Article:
Skyline Drive

The Skyline Drive, part of Shenandoah National Park, runs 105 miles along the crest of the Blue Ridge Mountains starting in the north of the Shenandoah Valley at Front Royal to Waynesboro, where it meets the Blue Ridge Parkway. The drive provides access to numerous trails, including the Appalachian Trail, and is also used for biking and horseback riding.

Along the Skyline Drive in Shenandoah National Park, Virginia
Sightseeing via bicycle in Shenandoah National Park, Virginia
A ranger-led tour in Shenandoah National Park, Virginia
Luray Caverns, Virginia
Skyland Resort at sunset

Almost 1.4 million people a year visit Shenandoah National Park for its scenery and wildlife.

Your 1st Day: Waterfalls & Valley Views Along Skyline Drive

Dickey Ridge

Driving south along the Skyline Drive from the north entrance, make Dickey Ridge your first stop. The staffed visitor center offers a film and exhibits that will familiarize you with the many recreational and educational opportunities available. There is a picnic area nearby.

White Oak Canyon

Get out of the car and hike to this magnificent spot. With six waterfalls ranging from 35 to 86 feet in height, each fall ends in a swimming hole. Trails to the upper falls are strenuous. For those seeking a shorter hike, the two mile trail to the lower falls is ideal.

Limberlost Trail

The only accessible trail in the park. Originally designed to allow visitors to view the hemlocks; today the trail serves as an example of the devastation of the invasive hemlock woolly adelgid. Visit the Limberlost Trail to see the impressive mountain laurels and the regeneration of a forest.

Skyland Resort

Skyland Resort was first called Stony Man Camp, and was begun in 1886 by George Freeman Pollock, Jr. Influential in establishing Shenandoah as a national park, Pollock chose the perfect spot for his summer retreat. At 3,680 feet, which is now the highest point on the Skyline Drive, enjoy breathtaking views of the Shenandoah Valley.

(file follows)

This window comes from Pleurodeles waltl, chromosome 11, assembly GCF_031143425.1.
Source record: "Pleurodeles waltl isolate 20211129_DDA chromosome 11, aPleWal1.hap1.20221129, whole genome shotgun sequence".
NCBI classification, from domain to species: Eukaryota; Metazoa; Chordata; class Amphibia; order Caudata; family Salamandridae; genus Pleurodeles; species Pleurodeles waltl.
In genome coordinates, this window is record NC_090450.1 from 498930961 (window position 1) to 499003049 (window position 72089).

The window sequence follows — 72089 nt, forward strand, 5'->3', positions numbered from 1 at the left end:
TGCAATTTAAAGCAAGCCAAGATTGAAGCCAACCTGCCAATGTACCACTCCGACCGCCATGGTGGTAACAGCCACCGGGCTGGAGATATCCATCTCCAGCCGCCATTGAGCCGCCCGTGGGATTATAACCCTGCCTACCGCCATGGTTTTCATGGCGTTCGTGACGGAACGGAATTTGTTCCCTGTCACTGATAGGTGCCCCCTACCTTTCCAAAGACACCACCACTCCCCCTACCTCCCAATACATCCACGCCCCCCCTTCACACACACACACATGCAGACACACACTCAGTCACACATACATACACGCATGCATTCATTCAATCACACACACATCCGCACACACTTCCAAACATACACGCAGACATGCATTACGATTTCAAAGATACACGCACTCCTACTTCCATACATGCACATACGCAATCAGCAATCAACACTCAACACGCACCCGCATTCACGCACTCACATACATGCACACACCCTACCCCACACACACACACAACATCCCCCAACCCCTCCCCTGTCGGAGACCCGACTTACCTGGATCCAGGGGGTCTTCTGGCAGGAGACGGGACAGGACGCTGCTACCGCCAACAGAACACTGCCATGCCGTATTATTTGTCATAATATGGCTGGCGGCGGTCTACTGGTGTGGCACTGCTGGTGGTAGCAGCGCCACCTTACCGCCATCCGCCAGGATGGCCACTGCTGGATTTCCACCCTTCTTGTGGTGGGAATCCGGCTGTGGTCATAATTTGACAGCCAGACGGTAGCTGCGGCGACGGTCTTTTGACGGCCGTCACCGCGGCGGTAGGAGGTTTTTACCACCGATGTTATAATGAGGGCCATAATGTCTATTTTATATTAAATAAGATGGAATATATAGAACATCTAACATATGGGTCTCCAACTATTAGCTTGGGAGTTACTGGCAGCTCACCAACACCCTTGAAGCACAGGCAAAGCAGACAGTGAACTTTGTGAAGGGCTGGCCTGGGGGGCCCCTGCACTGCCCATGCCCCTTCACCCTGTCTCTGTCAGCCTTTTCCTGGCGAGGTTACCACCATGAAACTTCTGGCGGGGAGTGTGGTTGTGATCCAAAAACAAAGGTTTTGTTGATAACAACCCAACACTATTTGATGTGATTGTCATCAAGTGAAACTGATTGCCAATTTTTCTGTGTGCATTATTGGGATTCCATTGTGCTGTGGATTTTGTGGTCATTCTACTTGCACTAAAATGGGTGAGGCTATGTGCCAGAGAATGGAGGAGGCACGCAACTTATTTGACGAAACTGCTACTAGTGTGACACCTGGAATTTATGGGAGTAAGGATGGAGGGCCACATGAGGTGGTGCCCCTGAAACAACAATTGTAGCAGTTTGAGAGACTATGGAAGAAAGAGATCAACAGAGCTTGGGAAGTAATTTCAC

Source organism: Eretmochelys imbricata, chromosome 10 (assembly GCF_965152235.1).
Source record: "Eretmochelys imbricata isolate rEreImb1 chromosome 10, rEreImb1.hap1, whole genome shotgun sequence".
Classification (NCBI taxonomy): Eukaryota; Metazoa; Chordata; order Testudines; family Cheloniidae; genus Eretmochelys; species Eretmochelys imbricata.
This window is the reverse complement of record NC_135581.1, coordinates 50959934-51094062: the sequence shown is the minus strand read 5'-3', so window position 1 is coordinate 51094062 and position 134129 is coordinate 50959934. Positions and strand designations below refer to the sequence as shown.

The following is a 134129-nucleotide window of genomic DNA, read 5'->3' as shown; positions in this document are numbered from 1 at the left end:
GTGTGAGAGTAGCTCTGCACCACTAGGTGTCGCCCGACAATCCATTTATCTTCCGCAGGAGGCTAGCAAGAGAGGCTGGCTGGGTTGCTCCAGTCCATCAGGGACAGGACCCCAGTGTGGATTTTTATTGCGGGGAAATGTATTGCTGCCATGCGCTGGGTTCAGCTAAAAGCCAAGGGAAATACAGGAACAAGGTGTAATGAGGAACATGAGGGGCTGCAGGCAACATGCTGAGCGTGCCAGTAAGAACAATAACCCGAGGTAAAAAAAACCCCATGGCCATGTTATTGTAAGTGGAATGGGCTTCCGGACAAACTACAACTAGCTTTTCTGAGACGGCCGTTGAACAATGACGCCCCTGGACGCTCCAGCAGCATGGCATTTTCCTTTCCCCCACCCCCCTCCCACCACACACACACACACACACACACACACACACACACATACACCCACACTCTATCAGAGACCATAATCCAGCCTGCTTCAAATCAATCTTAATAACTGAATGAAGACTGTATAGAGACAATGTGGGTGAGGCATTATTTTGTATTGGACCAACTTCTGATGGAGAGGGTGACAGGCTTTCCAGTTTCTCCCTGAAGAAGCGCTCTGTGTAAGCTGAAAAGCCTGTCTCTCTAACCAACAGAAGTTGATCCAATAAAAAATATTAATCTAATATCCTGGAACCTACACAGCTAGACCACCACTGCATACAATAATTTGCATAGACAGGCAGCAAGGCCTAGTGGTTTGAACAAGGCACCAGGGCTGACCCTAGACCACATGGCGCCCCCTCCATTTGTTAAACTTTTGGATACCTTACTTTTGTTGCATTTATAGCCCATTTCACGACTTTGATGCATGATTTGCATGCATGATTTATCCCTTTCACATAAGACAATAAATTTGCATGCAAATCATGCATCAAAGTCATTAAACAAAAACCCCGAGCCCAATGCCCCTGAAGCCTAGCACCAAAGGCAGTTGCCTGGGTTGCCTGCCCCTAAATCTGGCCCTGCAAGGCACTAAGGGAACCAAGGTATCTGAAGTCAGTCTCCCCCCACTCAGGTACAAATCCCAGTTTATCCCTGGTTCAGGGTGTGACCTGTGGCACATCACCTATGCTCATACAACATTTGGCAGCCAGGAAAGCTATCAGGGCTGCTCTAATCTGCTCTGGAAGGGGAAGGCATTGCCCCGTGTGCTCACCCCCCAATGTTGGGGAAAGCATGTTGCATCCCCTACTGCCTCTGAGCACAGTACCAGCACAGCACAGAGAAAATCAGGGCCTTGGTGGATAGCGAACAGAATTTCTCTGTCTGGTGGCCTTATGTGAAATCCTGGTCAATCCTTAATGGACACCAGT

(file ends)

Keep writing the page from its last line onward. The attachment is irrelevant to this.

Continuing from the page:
Your 2nd Day: Rich Wildlife, Grand Caverns & the City of Waynesboro

Luray Caverns

Since discovery in 1878 by a tinsmith and a local photographer, Luray Caverns has become the most popular cave in Eastern America. Guided tours lead visitors through cathedral-sized rooms with ceilings 10 stories high. Enormous chambers are filled with towering columns, shimmering draperies and crystal-clear pools.

Big Meadows

The visitor center at Big Meadows features interactive exhibits relating to the park’s history. After the visitor center meander through the meadow and observe a variety of birds and other wildlife.

Waynesboro

Waynesboro’s pedestrian-friendly environment is home to businesses like specialty and service providers, museums, arts and cultural centers, unique restaurants and lodging opportunities. The South River runs through downtown, one of only two urban fisheries in Virginia. While in Waynesboro be sure to see:

  • Shenandoah Valley Art Center
  • The Waynesboro Heritage Museum
  • The Plumb House Museum
  • The Wayne Theatre
Related: 
Scenic Drives
Outdoors & Nature
History & Culture
Attractions & Family Fun